Neuropathic pain is common among Veterans, substantially impeding their attempts to rehabilitate function. Numerous contributing mechanisms have been identified, but have not led to any new therapies. Initial observations show that cannabinoids may hold promise for new therapeutic approaches. There is growing recognition of the participation of endocannabinoids (ECs), which are endogenous agonists of cannabinoid receptors (CB1R), in the central regulation of pain by descending inhibition of sensory pathways (antinociception), although their site of action has not been determined. There is evidence that the EC system in the dorsal periaqueductal gray (dPAG), a key pain regulatory center, may contribute to antinociception. Promising preliminary data from our lab shows an upregulation of cannabinoid signaling in the dPAG in a subset of rats that did not develop neuropathic pain after nerve injury. Therefore, we propose to explore the dPAG as a potential locus for pain control, and test the overall hypothesis that activation of the EC system in the dPAG drives descending analgesic signaling that suppresses neuropathic pain. The dPAG has the potential to coordinate analgesic mechanisms with autonomic control since activation and EC-modulation of dPAG neurons increases sympathetic nerve activity and blood pressure. We have previously established a link between susceptibility to development of neuropathic pain and autonomic activation by showing that rats with elevated initial sympathetic tone do not develop hyperalgesia when subjected to spinal nerve ligation (SNL). Sympathoexcitation is typically not a desired side effect of EC-induced analgesia in the setting of chronic pain. We will therefore also explore specific mechanisms whereby ECs in the dPAG could selectively regulate autonomic activation versus analgesia. The program is organized into three Specific Aims.
In Specific Aim 1, we will characterize anatomic and pharmacologic features of dPAG circuitry specific to antinociception and sympathoexcitation. These explorations will provide critical insights into dPAG circuitry at a novel level of detail and establish whether changes in dorsal horn sensory neuron (DHN) activation and sympathetic outflow show patterns of differential control. Antinociception will be defined by inhibition of DHN neuron activity while sympathoexcitation will be recorded as elevated sympathetic nerve activity. Agents will be microinjected into the dPAG that excite neurons and activate or attenuate cannabinoid system function. An understanding of the dPAG mechanisms that integrate antinociception with sympathoexcitation will provide opportunities to dissociate the desirable cannabinoid antinociception from unwanted cardiovascular effects.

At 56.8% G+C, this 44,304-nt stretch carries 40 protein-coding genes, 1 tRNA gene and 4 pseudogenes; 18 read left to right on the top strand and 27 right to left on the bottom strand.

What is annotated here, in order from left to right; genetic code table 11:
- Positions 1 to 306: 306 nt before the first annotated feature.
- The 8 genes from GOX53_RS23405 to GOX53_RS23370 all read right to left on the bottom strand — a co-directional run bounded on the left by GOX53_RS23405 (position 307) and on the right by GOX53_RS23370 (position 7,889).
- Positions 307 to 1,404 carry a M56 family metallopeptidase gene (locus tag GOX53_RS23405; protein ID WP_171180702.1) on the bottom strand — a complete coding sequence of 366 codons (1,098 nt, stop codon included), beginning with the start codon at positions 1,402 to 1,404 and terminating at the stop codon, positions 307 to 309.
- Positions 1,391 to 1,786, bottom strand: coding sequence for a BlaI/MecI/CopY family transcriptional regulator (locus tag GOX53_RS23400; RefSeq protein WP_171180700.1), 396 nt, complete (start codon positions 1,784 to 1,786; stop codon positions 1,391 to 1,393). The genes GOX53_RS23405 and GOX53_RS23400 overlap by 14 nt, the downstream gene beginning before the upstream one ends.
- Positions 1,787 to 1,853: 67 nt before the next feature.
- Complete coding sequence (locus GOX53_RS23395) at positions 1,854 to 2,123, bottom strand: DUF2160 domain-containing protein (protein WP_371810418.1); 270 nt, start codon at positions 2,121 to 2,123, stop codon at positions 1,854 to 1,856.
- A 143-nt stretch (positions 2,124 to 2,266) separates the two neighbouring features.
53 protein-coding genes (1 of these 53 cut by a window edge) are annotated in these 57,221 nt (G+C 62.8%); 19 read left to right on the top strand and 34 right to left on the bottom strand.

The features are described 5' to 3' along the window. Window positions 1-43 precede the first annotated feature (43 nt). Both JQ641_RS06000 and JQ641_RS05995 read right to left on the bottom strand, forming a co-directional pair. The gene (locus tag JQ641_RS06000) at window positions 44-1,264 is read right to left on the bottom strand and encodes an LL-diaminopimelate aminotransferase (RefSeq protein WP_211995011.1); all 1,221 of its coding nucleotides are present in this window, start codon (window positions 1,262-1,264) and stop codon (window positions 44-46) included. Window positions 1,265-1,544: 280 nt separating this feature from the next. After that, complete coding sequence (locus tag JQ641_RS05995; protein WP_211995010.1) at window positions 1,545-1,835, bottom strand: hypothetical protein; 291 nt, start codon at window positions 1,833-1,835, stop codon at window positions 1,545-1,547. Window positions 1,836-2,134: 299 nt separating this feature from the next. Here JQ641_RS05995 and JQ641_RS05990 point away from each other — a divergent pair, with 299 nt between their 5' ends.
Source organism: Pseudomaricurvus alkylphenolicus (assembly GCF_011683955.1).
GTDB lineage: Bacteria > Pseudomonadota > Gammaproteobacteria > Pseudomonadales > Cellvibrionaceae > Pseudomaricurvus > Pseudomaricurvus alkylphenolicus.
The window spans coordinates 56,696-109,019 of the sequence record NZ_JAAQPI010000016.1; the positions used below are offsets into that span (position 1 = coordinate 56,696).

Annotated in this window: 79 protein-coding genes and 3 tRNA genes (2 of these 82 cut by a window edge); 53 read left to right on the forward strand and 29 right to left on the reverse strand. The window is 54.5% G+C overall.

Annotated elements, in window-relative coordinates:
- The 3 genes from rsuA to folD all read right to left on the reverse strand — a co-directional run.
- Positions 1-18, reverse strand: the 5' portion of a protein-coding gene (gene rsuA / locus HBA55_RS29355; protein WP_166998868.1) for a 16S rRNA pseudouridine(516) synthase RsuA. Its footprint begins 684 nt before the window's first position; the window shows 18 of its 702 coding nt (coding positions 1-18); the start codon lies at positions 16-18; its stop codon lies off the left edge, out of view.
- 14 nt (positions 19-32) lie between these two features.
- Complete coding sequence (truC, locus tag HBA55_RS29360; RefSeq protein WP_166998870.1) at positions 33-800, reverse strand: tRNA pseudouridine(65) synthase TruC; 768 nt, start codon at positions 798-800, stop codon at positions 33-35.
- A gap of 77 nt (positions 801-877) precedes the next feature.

In Specific Aim 2, we will evaluate injury-induced changes in the expression of components of the dPAG cannabinoid system. Specific molecular consequences underlying dPAG contributions to pain will be characterized in rats showing a range of hyperalgesia after SNL. Gene and protein expression levels of components of the cannabinoid system in the dPAG will be correlated with the degree to which hyperalgesia develops in individual rats. These experiments will test the hypothesis that upregulated EC signaling in the dPAG prevents the development of hyperalgesia following nerve injury, suggesting a therapeutic potential of dPAG cannabinoids. Finally, in Specific Aim 3, we will identify the role of the dPAG cannabinoid system in the development of neuropathic pain. Our preliminary findings support an important and previously unrecognized role of dPAG cannabinoid signaling in the generation of neuropathic pain. Cannabinoid system function in the dPAG will be attenuated acutely by microinjection of a CB1R antagonist or chronically by RNA interference to downregulate CB1R in rats undergoing SNL, a model of neuropathic pain, and the effects correlated with levels of hyperalgesia. These experiments will test the hypothesis that loss of CB1R function in the dPAG contributes to the development of neuropathic pain.
Chronic neuropathic pain is a critical treatment and rehabilitation challenge for Veterans. Many Veterans suffer from neuropathic pain associated with peripheral nerve injury after extensive limb trauma and in disease states in which peripheral nerves are damaged, including diabetes, herniated disc, and infections, as well as surgeries such as thoracotomy and amputation. Neuropathic pain is particularly distressing due to its intensity and stabbing sensation and its ability to enhance pain that is normally inocuous. Current treatments for neuropathic pain are inadequate, inconsistent and largely ineffective and therefore there is an urgent need for more effective treatment. New therapies will have to take advantage of anatomic and/or molecular specificity of analgesic pathways. This proposal explores a novel role for neurochemicals in the brain called endocannabinoids in the suppression of neuropathic pain, with potential therapeutic implications.